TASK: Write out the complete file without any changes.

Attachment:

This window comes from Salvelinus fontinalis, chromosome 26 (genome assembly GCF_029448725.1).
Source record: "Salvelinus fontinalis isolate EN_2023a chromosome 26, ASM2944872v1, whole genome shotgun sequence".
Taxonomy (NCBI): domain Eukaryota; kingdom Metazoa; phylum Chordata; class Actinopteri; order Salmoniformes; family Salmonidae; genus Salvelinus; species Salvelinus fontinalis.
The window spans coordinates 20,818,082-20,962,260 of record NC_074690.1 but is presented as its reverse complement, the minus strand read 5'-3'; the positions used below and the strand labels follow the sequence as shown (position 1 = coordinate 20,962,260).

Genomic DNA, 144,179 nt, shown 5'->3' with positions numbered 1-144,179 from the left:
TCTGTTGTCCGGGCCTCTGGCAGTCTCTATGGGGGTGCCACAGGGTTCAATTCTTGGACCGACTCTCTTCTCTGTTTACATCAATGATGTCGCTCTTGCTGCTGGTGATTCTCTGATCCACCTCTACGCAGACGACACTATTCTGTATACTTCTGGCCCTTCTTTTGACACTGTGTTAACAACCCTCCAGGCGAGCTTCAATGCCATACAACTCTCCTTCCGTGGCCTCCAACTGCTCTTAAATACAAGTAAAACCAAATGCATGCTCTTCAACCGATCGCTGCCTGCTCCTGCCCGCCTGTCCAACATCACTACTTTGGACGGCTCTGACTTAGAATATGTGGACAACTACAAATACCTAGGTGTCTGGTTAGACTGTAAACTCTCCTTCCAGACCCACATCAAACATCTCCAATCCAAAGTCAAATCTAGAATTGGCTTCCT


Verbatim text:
This window comes from Salvelinus fontinalis, chromosome 26 (genome assembly GCF_029448725.1).
Source record: "Salvelinus fontinalis isolate EN_2023a chromosome 26, ASM2944872v1, whole genome shotgun sequence".
Taxonomy (NCBI): domain Eukaryota; kingdom Metazoa; phylum Chordata; class Actinopteri; order Salmoniformes; family Salmonidae; genus Salvelinus; species Salvelinus fontinalis.
The window spans coordinates 20,818,082-20,962,260 of record NC_074690.1 but is presented as its reverse complement, the minus strand read 5'-3'; the positions used below and the strand labels follow the sequence as shown (position 1 = coordinate 20,962,260).

Genomic DNA, 144,179 nt, shown 5'->3' with positions numbered 1-144,179 from the left:
TCTGTTGTCCGGGCCTCTGGCAGTCTCTATGGGGGTGCCACAGGGTTCAATTCTTGGACCGACTCTCTTCTCTGTTTACATCAATGATGTCGCTCTTGCTGCTGGTGATTCTCTGATCCACCTCTACGCAGACGACACTATTCTGTATACTTCTGGCCCTTCTTTTGACACTGTGTTAACAACCCTCCAGGCGAGCTTCAATGCCATACAACTCTCCTTCCGTGGCCTCCAACTGCTCTTAAATACAAGTAAAACCAAATGCATGCTCTTCAACCGATCGCTGCCTGCTCCTGCCCGCCTGTCCAACATCACTACTTTGGACGGCTCTGACTTAGAATATGTGGACAACTACAAATACCTAGGTGTCTGGTTAGACTGTAAACTCTCCTTCCAGACCCACATCAAACATCTCCAATCCAAAGTCAAATCTAGAATTGGCTTCCT